The temporal lobes are located at the side of the head above the ears. The functions of the temporal lobes are hearing ability, memory acquisition, visual perceptions, and categorization of objects. The problems associated with an injury to the temporal lobe are difficulty recognizing faces, difficulty understanding spoken words, short term memory loss, interference with long term memory, increased or decreased interest in sexual behaviour, increased aggressive behaviour (Lehr).

The brain stem is one of the major parts of the brain. IT is located deep in the brain and it leads and connects to the spinal cord (Knopp, Stack, and Storrow 374). The major functions of the brain stem are breathing, heart rate, swallowing, reflexes to seeing and hearing, sweating, blood pressure, digestion, temperature, level of alertness, ability to sleep, and sense of balance. Many injuries to the brain stem can end up being fatal because of the control that it has over so many vital bodily functions (Lehr). The observed problems with brain stem injuries are decreased vital activity in breathing, swallowing food and water, problems with balance and movement, dizziness and nausea, and sleeping difficulties like insomnia and sleep apnea.

The last major part of the brain is the cerebellum. It is located at the base of the skull. It controls the functions of voluntary movement, balance and equilibrium, and some memory for reflex motor acts. The observed problems are loss of ability to coordinate fine movements, loss of ability to walk, inability to reach out and grab objects, dizziness, and slurred speech (Nettina 1040).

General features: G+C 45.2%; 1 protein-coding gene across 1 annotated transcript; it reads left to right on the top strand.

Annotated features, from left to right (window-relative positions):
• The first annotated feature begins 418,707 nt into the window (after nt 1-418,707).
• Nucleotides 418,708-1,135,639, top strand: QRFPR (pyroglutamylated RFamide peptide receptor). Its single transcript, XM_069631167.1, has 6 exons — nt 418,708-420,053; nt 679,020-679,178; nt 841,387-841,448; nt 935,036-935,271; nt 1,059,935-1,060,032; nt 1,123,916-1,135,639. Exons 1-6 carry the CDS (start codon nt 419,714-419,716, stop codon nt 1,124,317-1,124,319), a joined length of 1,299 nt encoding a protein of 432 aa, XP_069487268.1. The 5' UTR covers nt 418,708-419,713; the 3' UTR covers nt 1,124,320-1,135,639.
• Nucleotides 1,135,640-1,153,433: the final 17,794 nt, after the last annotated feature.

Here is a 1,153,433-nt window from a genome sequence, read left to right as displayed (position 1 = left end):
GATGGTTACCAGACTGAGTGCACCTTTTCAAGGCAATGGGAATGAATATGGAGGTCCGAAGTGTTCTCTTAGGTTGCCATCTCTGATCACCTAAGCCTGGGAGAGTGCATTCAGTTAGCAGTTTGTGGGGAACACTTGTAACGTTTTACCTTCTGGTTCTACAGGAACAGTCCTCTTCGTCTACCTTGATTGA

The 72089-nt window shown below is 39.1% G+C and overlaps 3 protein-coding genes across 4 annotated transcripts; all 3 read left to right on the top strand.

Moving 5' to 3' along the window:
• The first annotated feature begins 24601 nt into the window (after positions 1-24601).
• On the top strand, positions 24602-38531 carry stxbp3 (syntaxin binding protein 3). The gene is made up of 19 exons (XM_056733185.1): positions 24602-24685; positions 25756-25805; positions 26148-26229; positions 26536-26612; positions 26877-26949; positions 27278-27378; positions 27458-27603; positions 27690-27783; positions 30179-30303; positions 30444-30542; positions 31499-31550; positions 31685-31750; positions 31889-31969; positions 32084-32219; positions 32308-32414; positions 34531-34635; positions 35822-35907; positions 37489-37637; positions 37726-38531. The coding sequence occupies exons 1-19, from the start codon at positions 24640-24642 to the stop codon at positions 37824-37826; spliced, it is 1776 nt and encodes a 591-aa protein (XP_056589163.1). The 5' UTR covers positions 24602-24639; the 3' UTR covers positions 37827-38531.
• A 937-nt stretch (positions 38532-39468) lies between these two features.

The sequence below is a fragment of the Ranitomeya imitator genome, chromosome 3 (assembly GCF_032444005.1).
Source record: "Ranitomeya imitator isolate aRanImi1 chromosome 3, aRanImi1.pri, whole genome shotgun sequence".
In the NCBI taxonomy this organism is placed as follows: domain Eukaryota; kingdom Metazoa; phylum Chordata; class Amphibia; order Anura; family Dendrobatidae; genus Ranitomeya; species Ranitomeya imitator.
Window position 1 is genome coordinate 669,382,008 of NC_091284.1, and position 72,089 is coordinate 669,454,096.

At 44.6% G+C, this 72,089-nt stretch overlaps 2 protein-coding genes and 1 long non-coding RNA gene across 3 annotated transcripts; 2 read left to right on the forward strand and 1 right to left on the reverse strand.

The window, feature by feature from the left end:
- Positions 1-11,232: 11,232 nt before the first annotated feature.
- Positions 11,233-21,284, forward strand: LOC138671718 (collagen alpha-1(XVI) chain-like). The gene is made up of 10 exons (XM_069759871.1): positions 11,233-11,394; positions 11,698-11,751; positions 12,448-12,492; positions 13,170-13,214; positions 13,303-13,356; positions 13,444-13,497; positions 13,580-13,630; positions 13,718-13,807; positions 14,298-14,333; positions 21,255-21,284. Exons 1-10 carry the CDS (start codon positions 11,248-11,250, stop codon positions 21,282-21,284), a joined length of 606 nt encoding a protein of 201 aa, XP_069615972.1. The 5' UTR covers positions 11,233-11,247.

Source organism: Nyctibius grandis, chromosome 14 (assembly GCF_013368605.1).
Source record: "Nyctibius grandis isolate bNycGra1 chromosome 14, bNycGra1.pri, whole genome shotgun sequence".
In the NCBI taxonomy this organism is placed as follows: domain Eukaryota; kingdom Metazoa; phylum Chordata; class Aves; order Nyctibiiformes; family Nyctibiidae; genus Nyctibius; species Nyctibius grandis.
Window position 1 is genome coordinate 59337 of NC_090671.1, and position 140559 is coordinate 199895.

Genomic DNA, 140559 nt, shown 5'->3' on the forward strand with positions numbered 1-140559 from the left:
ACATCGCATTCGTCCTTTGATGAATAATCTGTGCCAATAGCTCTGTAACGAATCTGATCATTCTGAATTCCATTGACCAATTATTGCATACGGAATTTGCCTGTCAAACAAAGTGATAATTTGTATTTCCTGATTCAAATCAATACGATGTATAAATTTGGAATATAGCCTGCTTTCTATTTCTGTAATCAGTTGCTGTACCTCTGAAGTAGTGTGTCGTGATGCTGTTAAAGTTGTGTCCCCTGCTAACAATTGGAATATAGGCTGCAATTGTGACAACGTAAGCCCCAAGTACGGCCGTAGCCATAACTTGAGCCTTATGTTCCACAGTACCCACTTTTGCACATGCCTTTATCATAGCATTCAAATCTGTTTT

For doctors and nurses, it is important to have an understanding of the brain because they have a direct effect on the patient and how that patient will feel and learn. The learning process usually begins as soon a consciousness is regained in the case of a patient that has passed out. (Lehr). Another important aspect of treating and caring for an individual with a brain or head injury is to remain calm while the individual is acting out. It shows the individual what is correct to do and it also avoids negative reinforcement. These patients are often like small children throwing temper tantrum (Nettina 1041).

Head and brain injuries are a complex and interesting subject. There are so many psychological aspects that one could not cover them all in one sitting. Many patients with head and brain injuries eventually recover but most are never the same.

Bibliography

Knoop, Kevin J. Lawrence B. Stack, and Alan B. Storrow. Atlas of Emergency Medicine, New York: McGraw-Hill, 1997.

Lehr, Robert P. “Brain Function”. (Online) Available http://www.callmaer.com/cns/tbi/brain.html, 20 October 1997.

Nettina, Sandra M. Manual of Nursing Practice. Philadelphia: Lippincott, 1996.

Roberts, James R. Jerris R. Hedges. Emergency Medicine, Philadelphia: W.B. Saunders Company, 1998.

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Research Essay on Brain and Head Injuries. (2021, Mar 18). Retrieved June 15, 2021, from https://essayscollector.com/essays/research-essay-on-brain-and-head-injuries/